Art Works Blog

Lunching With the National Gallery of Art

Washington, DC

Text and photos by Rebecca Gross

One of the great things about working at the National Endowment for the Arts is that our offices are just a few blocks away from world-class museums like the National Portrait Gallery, Museum of American Art, and the Hirshhorn. I’ve found that art makes happy hours happier and lunch breaks tastier, which is why I popped by the National Gallery of Art earlier this week for a quick lunchtime visit with some of America’s finest.

I gravitate toward the gritty, so I started off with one of my favorite paintings in the NGA’s American collection, The City from Greenwich Village (1922) by John Sloan. Looking down at the dusky streets from a bird’s-eye view, Manhattan appears almost tranquil, silenced by the night. From a historical perspective, I love that this painting is a window into a time when the subway was still elevated, advertisements for moonshine still clung to walls, and the glittering lights of “downtown” could feel so far removed. This painting also always makes me think of how behind every apartment window is a different story. Story stacked on story---it’s my favorite thing about New York.

The City from Greenwich Village (1922) by John Sloan. Oil on canvas.

I stayed in the Big Apple to look at Snow in New York (1902) by Robert Henri, which again captures the city in one of its quieter moments. The indistinct brush strokes and shades of ochre perfectly convey the hazy light and slushy stillness of a snow day. Snow is currently on view as part of the Chester Dale Collection.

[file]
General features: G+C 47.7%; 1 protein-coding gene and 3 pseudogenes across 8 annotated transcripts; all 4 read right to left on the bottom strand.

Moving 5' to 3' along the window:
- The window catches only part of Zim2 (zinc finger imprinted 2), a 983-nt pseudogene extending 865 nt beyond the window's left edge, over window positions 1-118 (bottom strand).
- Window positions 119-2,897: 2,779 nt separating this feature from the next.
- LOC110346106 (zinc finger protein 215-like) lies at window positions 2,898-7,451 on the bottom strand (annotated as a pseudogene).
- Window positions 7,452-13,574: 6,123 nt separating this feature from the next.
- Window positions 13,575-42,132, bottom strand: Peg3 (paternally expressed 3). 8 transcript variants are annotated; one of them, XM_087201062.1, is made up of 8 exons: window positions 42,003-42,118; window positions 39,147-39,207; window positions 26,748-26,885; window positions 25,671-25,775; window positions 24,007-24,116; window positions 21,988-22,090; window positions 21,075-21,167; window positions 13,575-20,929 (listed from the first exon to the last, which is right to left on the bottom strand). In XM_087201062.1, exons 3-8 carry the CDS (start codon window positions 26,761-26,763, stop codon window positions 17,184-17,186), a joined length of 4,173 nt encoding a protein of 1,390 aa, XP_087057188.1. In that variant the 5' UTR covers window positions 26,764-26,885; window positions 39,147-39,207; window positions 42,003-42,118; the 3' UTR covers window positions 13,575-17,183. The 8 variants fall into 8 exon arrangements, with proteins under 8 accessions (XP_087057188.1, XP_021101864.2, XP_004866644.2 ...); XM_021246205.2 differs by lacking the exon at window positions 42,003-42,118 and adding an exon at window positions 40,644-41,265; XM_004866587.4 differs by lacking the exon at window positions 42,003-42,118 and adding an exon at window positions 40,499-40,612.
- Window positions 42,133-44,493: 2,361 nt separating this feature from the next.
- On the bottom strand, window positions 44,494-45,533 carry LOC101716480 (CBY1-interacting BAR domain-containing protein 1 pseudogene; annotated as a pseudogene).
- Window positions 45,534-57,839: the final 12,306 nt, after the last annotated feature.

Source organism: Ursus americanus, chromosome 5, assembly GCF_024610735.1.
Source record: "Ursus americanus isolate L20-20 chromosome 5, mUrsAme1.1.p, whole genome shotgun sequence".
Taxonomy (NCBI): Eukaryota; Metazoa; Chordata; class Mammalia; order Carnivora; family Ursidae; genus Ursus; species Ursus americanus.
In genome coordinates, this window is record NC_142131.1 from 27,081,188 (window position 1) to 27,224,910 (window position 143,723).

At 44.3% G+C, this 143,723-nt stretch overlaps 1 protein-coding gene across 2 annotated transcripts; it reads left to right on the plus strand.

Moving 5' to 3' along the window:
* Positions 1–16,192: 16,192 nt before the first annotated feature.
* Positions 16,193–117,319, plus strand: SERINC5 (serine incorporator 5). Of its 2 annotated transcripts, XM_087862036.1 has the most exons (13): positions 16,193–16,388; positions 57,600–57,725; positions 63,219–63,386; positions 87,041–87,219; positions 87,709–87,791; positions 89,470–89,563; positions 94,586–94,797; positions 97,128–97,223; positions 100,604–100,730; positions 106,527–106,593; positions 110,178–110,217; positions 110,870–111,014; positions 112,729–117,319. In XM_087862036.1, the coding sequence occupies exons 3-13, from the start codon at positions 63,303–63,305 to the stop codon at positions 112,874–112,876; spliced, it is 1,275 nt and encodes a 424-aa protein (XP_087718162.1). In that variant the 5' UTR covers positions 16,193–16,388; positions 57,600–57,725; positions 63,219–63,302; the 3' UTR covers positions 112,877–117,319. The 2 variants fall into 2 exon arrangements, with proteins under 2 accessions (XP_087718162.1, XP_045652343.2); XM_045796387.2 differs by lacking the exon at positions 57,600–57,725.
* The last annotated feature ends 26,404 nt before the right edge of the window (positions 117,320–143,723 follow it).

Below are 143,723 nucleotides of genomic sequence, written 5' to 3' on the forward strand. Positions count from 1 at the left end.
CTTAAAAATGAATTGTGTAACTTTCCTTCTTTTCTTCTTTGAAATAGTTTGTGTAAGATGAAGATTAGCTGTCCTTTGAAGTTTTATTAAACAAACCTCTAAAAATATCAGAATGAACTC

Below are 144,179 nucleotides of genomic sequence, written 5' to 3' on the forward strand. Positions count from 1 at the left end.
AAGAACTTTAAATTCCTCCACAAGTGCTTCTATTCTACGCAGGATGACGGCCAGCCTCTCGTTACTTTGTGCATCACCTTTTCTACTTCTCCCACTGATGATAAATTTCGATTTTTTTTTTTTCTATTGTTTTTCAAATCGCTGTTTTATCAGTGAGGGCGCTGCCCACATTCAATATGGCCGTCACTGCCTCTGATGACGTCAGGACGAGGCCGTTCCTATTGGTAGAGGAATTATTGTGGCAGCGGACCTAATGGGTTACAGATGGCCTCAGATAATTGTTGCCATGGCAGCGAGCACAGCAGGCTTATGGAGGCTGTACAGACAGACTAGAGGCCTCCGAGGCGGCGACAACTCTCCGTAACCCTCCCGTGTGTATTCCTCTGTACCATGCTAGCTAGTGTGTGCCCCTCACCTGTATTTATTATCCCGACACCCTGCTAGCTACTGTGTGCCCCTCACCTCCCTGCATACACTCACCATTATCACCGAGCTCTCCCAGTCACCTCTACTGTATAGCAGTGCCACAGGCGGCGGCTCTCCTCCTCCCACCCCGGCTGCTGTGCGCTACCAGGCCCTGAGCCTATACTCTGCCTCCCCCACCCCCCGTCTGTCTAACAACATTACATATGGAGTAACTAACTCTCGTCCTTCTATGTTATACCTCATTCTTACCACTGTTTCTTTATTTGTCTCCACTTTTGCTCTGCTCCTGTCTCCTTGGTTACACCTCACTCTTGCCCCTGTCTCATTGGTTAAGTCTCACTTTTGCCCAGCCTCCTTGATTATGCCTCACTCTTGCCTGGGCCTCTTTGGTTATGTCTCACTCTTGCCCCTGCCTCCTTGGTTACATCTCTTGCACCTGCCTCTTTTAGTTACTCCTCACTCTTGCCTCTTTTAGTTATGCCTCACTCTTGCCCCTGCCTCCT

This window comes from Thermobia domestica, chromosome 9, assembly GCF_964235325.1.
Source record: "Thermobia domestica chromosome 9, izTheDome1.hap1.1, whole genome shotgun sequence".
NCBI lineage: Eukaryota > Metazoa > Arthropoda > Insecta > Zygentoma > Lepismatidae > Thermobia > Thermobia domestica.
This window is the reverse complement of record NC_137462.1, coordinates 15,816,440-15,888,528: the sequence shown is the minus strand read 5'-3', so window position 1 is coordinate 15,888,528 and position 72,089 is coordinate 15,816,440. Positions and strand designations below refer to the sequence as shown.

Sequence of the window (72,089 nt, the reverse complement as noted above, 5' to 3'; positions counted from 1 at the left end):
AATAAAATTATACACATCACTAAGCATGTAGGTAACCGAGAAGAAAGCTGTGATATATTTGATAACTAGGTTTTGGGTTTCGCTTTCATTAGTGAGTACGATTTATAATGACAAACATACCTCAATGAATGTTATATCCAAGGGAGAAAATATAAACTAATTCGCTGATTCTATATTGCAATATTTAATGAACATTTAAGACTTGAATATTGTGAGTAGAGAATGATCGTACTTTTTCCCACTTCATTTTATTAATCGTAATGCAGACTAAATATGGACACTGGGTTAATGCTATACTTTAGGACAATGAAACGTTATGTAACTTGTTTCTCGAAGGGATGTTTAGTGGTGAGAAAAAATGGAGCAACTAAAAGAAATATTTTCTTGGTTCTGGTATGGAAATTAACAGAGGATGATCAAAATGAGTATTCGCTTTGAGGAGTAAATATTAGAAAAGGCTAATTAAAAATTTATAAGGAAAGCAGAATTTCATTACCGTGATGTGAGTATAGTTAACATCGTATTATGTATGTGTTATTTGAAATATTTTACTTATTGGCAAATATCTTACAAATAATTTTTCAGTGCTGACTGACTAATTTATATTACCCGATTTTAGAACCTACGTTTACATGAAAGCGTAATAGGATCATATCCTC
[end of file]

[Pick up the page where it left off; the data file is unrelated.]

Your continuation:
Snow in New York (1902) by Robert Henri. Oil on canvas.

Then I stopped by George Bellows’s Both Members of This Club (1909). I love all of Bellows’s work for its intensity, movement, and life, particularly in his boxing and urban scenes. In Both Members, the violence of the ring is transformed into an elegant pas de deux, where sinewy muscles and graceful limbs contrast sharply with the ghoulish, leering faces of the spectators. In this case, it’s not the blood that’s gory, but those who revel in it.

Both Members of This Club (1909) by George Bellows. Oil on canvas.

Next, I swung by Edward Hopper’s Cape Cod Evening (1939). Hopper’s paintings always feel very airless and devoid of movement to me; they’re almost sculptural in how frozen they appear. This stillness is reflected in the painting’s figures, all of whom seem quietly transfixed within their own private mental islands. I love this sense of isolation in Hopper; it makes his work seem incredibly human.

Cape Cod Evening (1939) by Edward Hopper. Oil on canvas.

To lighten things up, I visited Winter Harmony (1890/1900) by John Henry Twachtman. After long months of cold and gray, everyone in Washington is ready for spring. But leave it to the famed landscape painter to remind us that there is beauty even in our bleakest season. The muted palette, thick texture, and soft forms of this painting echo the tranquility of a snowfall, and give nature a run for its money in terms of evocative power.

Winter Harmony (1890/1900) by John Henry Twachtman. Oil on canvas.

So that was my lunch break. How was yours?

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